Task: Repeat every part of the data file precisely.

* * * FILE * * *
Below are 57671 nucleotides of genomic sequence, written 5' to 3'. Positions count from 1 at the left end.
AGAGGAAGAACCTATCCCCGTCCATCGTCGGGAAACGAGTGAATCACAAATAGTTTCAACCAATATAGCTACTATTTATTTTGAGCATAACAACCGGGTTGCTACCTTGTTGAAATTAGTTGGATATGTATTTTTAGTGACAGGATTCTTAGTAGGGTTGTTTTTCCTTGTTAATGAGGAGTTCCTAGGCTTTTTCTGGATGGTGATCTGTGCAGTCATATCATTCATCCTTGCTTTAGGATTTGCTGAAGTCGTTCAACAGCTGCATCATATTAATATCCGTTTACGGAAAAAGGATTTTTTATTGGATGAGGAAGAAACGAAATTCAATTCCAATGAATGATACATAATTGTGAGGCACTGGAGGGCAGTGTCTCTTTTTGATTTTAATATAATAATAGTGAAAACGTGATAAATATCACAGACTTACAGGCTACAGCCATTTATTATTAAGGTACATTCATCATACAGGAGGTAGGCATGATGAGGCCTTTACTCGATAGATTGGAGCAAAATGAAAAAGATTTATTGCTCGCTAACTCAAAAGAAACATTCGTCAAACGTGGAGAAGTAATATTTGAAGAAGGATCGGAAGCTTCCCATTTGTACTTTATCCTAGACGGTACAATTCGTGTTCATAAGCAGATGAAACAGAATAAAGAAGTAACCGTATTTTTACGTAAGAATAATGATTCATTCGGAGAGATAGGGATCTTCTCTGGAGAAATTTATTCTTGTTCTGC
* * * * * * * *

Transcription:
Below are 57671 nucleotides of genomic sequence, written 5' to 3'. Positions count from 1 at the left end.
AGAGGAAGAACCTATCCCCGTCCATCGTCGGGAAACGAGTGAATCACAAATAGTTTCAACCAATATAGCTACTATTTATTTTGAGCATAACAACCGGGTTGCTACCTTGTTGAAATTAGTTGGATATGTATTTTTAGTGACAGGATTCTTAGTAGGGTTGTTTTTCCTTGTTAATGAGGAGTTCCTAGGCTTTTTCTGGATGGTGATCTGTGCAGTCATATCATTCATCCTTGCTTTAGGATTTGCTGAAGTCGTTCAACAGCTGCATCATATTAATATCCGTTTACGGAAAAAGGATTTTTTATTGGATGAGGAAGAAACGAAATTCAATTCCAATGAATGATACATAATTGTGAGGCACTGGAGGGCAGTGTCTCTTTTTGATTTTAATATAATAATAGTGAAAACGTGATAAATATCACAGACTTACAGGCTACAGCCATTTATTATTAAGGTACATTCATCATACAGGAGGTAGGCATGATGAGGCCTTTACTCGATAGATTGGAGCAAAATGAAAAAGATTTATTGCTCGCTAACTCAAAAGAAACATTCGTCAAACGTGGAGAAGTAATATTTGAAGAAGGATCGGAAGCTTCCCATTTGTACTTTATCCTAGACGGTACAATTCGTGTTCATAAGCAGATGAAACAGAATAAAGAAGTAACCGTATTTTTACGTAAGAATAATGATTCATTCGGAGAGATAGGGATCTTCTCTGGAGAAATTTATTCTTGTTCTGC